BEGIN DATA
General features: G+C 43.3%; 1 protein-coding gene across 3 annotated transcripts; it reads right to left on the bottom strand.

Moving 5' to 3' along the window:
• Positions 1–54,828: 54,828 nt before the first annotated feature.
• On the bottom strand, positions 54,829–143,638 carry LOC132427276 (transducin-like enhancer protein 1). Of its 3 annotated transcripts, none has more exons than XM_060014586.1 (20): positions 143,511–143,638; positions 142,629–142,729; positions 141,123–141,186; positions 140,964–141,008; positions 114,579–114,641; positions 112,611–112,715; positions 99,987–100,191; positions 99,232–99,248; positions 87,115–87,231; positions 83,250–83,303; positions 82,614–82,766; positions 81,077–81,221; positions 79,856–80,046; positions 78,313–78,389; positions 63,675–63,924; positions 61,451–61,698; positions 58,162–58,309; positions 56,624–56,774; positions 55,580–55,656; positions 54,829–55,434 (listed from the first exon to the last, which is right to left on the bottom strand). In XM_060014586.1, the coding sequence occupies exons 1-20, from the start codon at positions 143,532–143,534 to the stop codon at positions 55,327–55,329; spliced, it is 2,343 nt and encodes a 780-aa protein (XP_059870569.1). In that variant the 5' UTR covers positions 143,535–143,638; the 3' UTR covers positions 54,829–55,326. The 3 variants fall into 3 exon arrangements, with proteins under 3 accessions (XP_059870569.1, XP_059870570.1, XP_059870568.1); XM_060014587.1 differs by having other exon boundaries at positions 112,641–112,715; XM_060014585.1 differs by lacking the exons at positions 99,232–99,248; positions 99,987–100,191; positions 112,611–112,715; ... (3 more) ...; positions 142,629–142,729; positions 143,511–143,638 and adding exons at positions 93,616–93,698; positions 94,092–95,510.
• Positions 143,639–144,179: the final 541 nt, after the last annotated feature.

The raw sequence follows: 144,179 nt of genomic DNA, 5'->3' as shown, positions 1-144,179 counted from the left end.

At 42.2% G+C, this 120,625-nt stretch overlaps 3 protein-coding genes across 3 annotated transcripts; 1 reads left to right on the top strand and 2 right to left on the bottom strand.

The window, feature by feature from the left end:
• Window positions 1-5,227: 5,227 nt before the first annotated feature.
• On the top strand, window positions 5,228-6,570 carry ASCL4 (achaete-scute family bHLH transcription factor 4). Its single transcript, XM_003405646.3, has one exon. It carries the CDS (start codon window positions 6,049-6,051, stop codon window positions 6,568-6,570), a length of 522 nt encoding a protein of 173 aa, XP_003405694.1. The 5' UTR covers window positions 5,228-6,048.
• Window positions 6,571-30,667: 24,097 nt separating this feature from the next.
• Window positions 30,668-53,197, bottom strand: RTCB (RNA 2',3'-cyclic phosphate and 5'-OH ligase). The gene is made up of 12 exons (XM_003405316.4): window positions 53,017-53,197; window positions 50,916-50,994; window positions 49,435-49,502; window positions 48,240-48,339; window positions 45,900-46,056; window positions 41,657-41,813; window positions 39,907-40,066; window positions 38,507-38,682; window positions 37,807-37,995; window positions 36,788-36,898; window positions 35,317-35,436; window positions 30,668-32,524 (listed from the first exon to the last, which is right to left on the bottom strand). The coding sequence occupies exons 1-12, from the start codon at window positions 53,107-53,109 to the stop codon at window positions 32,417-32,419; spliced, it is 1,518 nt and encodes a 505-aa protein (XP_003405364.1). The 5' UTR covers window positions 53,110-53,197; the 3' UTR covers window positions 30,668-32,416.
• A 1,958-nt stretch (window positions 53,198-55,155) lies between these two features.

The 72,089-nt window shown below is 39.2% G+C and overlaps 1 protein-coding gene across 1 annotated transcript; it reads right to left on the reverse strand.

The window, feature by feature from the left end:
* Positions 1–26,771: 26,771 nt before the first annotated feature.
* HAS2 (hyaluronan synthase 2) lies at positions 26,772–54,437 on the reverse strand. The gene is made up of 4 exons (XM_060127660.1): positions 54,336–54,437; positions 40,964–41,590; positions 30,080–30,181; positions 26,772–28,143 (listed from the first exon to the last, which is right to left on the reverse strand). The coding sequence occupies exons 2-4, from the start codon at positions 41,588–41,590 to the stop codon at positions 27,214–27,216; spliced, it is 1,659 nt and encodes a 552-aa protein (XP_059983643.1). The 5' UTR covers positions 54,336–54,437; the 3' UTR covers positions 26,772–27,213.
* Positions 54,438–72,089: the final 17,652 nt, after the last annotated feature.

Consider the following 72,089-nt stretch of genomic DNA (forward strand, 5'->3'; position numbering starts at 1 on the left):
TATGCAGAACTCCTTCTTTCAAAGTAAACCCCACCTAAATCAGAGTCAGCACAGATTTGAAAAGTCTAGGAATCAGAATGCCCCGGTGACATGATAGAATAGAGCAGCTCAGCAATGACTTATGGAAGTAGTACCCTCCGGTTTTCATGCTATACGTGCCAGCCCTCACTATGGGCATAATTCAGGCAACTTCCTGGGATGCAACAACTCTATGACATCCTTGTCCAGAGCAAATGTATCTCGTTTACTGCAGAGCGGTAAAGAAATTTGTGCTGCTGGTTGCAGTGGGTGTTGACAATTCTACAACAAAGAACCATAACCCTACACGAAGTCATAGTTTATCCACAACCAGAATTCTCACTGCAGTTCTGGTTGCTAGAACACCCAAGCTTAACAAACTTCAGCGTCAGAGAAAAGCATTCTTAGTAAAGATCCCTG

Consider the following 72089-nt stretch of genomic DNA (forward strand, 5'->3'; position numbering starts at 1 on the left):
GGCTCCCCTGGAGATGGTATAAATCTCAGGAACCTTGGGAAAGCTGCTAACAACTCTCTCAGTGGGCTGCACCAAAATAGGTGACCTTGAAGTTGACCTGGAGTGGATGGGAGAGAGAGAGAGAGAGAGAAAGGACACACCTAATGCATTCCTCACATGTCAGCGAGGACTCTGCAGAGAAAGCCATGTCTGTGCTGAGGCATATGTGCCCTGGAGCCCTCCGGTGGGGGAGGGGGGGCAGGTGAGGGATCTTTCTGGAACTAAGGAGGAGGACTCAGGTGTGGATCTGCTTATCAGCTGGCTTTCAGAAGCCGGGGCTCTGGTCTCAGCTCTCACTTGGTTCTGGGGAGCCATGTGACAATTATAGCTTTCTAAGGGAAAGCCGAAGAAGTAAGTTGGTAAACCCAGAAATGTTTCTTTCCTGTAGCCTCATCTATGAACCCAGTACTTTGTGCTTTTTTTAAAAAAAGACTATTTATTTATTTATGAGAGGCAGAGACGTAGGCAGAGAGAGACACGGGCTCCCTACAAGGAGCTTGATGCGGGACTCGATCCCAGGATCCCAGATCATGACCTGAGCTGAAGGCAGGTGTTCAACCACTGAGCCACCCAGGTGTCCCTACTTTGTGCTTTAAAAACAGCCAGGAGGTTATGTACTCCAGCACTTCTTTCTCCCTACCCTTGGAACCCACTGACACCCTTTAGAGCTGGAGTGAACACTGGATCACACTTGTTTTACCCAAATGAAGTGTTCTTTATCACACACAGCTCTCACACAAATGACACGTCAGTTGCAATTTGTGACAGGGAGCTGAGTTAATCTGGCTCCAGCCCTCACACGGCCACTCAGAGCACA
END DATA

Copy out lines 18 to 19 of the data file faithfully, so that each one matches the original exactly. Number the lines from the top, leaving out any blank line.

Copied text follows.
* Positions 54,438–72,089: the final 17,652 nt, after the last annotated feature.

Consider the following 72,089-nt stretch of genomic DNA (forward strand, 5'->3'; position numbering starts at 1 on the left):